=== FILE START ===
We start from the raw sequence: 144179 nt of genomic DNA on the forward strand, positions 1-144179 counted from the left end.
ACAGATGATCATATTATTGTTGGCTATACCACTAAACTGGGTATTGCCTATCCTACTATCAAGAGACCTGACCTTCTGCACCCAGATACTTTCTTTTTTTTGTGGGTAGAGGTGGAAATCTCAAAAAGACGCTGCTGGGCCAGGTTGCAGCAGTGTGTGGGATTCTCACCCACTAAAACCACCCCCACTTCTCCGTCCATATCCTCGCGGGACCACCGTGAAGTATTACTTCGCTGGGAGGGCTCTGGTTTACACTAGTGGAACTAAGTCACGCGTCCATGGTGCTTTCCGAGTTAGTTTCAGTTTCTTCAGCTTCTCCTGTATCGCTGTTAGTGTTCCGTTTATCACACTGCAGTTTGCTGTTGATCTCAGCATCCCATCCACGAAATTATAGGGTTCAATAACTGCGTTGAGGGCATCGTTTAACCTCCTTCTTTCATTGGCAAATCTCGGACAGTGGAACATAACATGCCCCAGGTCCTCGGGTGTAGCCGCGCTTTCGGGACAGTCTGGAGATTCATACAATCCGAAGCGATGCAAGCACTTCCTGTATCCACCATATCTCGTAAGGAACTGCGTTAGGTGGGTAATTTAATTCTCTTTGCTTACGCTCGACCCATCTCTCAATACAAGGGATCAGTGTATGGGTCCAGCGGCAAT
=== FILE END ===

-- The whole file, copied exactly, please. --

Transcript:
We start from the raw sequence: 144179 nt of genomic DNA on the forward strand, positions 1-144179 counted from the left end.
ACAGATGATCATATTATTGTTGGCTATACCACTAAACTGGGTATTGCCTATCCTACTATCAAGAGACCTGACCTTCTGCACCCAGATACTTTCTTTTTTTTGTGGGTAGAGGTGGAAATCTCAAAAAGACGCTGCTGGGCCAGGTTGCAGCAGTGTGTGGGATTCTCACCCACTAAAACCACCCCCACTTCTCCGTCCATATCCTCGCGGGACCACCGTGAAGTATTACTTCGCTGGGAGGGCTCTGGTTTACACTAGTGGAACTAAGTCACGCGTCCATGGTGCTTTCCGAGTTAGTTTCAGTTTCTTCAGCTTCTCCTGTATCGCTGTTAGTGTTCCGTTTATCACACTGCAGTTTGCTGTTGATCTCAGCATCCCATCCACGAAATTATAGGGTTCAATAACTGCGTTGAGGGCATCGTTTAACCTCCTTCTTTCATTGGCAAATCTCGGACAGTGGAACATAACATGCCCCAGGTCCTCGGGTGTAGCCGCGCTTTCGGGACAGTCTGGAGATTCATACAATCCGAAGCGATGCAAGCACTTCCTGTATCCACCATATCTCGTAAGGAACTGCGTTAGGTGGGTAATTTAATTCTCTTTGCTTACGCTCGACCCATCTCTCAATACAAGGGATCAGTGTATGGGTCCAGCGGCAAT